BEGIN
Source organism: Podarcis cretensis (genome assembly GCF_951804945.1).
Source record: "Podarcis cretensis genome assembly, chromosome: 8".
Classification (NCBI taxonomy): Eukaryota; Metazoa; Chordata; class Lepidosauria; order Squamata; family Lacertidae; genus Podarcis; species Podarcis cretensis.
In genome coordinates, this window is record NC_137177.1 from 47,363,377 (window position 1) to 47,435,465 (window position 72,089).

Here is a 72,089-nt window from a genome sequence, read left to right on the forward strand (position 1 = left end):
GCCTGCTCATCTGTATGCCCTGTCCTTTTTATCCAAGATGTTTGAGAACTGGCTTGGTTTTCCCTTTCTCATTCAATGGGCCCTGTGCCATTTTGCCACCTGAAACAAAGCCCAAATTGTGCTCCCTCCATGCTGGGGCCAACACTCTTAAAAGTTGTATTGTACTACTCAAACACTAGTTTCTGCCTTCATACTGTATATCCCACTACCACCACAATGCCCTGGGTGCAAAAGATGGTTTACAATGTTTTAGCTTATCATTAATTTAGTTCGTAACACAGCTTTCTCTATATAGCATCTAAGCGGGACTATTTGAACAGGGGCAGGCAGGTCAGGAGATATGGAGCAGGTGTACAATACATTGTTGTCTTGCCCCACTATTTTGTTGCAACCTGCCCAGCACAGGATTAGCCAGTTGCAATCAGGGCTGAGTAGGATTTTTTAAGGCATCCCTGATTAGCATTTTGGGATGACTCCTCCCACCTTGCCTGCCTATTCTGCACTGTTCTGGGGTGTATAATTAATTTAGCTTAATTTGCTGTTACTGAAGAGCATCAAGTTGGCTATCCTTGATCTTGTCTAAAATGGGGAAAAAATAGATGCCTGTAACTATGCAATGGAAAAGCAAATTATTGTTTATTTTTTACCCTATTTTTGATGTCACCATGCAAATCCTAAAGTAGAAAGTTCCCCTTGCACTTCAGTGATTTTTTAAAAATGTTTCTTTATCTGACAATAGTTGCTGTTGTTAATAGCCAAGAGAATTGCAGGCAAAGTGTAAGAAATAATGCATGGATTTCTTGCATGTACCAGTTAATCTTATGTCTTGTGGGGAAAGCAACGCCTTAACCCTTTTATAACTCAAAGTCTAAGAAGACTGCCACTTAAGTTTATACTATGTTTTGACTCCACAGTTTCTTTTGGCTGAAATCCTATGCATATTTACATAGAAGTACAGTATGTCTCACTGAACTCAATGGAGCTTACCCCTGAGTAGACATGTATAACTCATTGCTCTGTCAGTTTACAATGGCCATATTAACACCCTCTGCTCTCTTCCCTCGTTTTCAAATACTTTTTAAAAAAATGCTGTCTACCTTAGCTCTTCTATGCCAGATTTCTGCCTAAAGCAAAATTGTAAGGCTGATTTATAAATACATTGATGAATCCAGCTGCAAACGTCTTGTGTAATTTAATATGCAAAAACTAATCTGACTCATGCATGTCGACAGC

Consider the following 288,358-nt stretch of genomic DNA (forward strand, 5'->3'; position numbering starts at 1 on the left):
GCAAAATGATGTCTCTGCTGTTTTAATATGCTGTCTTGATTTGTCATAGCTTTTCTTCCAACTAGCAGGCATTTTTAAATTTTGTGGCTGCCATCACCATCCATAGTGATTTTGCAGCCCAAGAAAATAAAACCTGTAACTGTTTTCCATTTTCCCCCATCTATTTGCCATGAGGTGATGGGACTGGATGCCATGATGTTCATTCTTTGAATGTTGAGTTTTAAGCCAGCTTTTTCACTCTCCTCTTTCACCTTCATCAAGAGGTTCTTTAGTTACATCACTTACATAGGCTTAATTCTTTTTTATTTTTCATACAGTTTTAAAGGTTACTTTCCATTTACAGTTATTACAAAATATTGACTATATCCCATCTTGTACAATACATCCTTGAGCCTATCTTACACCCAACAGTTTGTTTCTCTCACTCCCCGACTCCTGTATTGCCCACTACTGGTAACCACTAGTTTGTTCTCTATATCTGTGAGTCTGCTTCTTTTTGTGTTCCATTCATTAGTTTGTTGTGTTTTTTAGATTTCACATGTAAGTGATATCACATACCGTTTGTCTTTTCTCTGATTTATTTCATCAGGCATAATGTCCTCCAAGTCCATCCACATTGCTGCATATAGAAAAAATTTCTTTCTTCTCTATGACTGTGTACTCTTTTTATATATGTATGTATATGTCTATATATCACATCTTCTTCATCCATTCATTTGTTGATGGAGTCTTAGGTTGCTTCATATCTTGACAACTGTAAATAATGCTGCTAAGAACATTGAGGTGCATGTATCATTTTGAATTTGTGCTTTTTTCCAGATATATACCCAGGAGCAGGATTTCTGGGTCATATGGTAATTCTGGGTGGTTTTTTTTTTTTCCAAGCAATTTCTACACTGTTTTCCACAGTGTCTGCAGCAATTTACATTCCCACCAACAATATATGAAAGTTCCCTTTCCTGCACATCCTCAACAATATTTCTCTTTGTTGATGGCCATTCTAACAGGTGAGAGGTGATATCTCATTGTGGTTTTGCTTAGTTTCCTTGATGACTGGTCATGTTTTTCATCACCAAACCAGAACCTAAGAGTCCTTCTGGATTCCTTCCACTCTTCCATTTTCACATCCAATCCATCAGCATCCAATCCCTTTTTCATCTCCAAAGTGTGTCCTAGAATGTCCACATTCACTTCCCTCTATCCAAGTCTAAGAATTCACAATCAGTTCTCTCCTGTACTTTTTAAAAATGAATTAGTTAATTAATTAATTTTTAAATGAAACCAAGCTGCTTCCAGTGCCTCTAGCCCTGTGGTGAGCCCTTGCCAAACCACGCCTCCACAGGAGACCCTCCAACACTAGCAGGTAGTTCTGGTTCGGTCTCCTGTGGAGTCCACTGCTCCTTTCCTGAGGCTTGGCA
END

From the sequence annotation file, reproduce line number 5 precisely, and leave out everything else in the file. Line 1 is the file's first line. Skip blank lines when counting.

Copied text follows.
Here is a 72,089-nt window from a genome sequence, read left to right on the forward strand (position 1 = left end):